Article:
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Beaver County Loses Reassessment Appeal

A two-year effort to overturn a court-ordered property reassessment came to a decisive end for Beaver County.

Supreme Court Denies Reassessment Appeal Request

The Pennsylvania Supreme Court denied a request to hear Beaver County’s appeal of a 2017 ruling by the Court of Common Pleas ordering county officials to begin a process to reassess all taxable properties. There are approximately 96,000 parcels in the county.

“Since the county has exhausted all legal options through the court system, the county now has no choice but to move forward with the reassessment process,” Beaver County chief solicitor Garen Fedeles said in a statement representing the board of commissioners. “The process from beginning to end will take years to complete, and we will work diligently to keep the property owners of Beaver County informed throughout its entirety.”

Beaver County to Hold First Reassessments since 1982

Beaver County Court of Common Pleas judges John McBride and Dale Fouse ruled the county standards to assess property values did not accurately reflect the current market value of the parcels. Beaver County has not conducted a reassessment since 1982.

Fedeles said the county will receive a timetable for the assessment project from the Beaver County Court of Common Pleas judges later this month. County officials will now look to sign a contract with a company to handle the property evaluations. Those officials have indicated the project could cost an estimated $10 million.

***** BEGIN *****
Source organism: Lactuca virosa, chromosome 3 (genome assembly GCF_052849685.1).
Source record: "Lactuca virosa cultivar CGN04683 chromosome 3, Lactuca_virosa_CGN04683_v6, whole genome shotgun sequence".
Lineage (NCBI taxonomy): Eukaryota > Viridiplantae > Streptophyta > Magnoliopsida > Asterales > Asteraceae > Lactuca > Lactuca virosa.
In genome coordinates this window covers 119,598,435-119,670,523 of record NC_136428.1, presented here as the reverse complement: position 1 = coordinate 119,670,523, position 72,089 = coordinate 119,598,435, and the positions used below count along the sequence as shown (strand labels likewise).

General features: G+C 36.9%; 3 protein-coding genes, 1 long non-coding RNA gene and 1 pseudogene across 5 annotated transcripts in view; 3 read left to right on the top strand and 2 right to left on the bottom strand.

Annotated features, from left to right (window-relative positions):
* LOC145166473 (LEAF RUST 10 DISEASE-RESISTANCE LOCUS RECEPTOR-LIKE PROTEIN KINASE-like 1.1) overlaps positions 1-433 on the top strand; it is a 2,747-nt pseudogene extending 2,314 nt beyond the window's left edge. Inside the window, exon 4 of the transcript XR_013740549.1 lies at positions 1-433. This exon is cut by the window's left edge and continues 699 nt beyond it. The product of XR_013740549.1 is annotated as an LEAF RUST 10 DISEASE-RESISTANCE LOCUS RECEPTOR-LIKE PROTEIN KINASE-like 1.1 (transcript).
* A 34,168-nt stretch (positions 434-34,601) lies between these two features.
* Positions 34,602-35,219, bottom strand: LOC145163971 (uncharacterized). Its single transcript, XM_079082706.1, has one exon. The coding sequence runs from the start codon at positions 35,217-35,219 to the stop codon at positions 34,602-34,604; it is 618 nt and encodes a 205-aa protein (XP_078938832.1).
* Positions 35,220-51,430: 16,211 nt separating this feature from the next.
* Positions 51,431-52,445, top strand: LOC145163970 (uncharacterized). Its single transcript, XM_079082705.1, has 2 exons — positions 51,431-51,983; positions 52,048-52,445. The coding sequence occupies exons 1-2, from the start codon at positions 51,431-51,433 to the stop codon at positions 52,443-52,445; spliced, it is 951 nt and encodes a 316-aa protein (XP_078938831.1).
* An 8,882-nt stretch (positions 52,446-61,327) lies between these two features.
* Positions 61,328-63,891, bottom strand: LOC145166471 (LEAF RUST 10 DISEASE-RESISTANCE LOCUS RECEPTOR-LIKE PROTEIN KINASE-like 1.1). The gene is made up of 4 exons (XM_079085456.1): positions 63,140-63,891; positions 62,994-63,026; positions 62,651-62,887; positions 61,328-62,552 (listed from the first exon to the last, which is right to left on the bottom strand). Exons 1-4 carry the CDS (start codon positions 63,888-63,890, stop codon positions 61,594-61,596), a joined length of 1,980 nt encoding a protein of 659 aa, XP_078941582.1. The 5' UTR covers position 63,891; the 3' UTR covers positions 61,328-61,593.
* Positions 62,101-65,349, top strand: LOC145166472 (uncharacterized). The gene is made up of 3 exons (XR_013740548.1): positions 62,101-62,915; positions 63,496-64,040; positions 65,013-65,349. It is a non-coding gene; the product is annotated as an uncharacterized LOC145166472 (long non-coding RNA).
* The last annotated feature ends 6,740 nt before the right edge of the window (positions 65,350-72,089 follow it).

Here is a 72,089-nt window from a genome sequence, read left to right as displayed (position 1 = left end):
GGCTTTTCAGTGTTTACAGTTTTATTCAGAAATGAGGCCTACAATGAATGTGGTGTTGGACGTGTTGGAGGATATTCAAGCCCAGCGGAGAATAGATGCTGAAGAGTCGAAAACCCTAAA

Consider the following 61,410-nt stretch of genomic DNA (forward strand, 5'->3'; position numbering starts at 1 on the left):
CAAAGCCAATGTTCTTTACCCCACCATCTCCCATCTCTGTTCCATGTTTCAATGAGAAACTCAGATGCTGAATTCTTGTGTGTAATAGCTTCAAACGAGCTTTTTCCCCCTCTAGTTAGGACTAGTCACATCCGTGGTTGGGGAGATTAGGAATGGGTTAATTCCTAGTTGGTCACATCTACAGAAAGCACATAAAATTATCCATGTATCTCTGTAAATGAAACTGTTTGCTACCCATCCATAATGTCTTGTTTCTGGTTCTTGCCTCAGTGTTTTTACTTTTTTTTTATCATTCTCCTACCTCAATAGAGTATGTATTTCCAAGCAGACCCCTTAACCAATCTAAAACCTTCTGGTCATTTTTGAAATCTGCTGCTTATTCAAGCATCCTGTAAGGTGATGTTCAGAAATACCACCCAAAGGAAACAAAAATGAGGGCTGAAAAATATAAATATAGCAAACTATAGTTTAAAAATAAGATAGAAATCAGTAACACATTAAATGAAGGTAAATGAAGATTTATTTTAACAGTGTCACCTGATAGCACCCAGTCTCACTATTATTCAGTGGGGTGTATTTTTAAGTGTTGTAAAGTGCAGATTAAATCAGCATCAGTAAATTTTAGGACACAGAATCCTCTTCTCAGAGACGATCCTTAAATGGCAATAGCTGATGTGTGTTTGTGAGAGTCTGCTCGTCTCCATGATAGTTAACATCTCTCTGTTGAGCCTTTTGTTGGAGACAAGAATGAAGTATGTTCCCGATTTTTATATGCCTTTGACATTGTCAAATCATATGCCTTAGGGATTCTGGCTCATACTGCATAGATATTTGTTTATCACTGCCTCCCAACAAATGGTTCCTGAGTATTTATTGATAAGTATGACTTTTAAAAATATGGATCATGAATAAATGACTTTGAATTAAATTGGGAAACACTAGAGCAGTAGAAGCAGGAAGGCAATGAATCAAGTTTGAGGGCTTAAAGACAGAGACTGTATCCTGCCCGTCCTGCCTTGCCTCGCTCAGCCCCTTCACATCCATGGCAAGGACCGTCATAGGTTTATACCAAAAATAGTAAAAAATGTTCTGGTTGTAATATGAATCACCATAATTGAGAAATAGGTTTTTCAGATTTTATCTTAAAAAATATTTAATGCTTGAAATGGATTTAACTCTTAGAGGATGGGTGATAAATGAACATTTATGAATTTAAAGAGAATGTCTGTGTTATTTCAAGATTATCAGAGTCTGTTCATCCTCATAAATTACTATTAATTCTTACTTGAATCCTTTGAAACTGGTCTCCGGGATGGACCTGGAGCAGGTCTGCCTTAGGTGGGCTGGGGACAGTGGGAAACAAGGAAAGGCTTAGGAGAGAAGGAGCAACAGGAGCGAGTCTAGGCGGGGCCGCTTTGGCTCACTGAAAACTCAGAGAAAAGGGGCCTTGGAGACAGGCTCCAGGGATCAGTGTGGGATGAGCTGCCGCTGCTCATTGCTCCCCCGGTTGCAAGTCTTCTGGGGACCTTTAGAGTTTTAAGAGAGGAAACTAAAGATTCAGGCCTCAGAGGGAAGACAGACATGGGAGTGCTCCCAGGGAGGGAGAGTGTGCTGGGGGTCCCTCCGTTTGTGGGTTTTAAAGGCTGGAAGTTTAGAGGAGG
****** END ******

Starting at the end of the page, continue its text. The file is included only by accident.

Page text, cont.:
The county was required to have the assessment completed by mid-June 2020 under the Court of Common Pleas ruling.

Commonwealth Court denied the county’s initial appeal following the decision by Judges McBride and Fouse. This prompted the request for the state Supreme Court to hear the case. Apparently, the state’s highest court decided the case law that exists in the reassessment matter made the Beaver County appeal moot.

“The Tax System in Beaver County is Broke”

Previous appeal attempts by Allegheny, Washington and Indiana counties met with similar results. Unlike those counties, where suits were filed by school districts seeking new property values, the Beaver County reassessment bid was launched by land developer Charles Betters. His suit, filed in 2015, claimed “the tax system in Beaver County is broke” and a reassessment would encourage development and create more accurate values for the county’s properties.

Allegheny County conducted a property reassessment in 2012 while Washington County completed its evaluation of 120,000 properties in 2016 for the 2017 tax year. The Washington County project cost approximately $8.75 million and 9,500 property owners filed appeals.

This entry was posted in Beaver County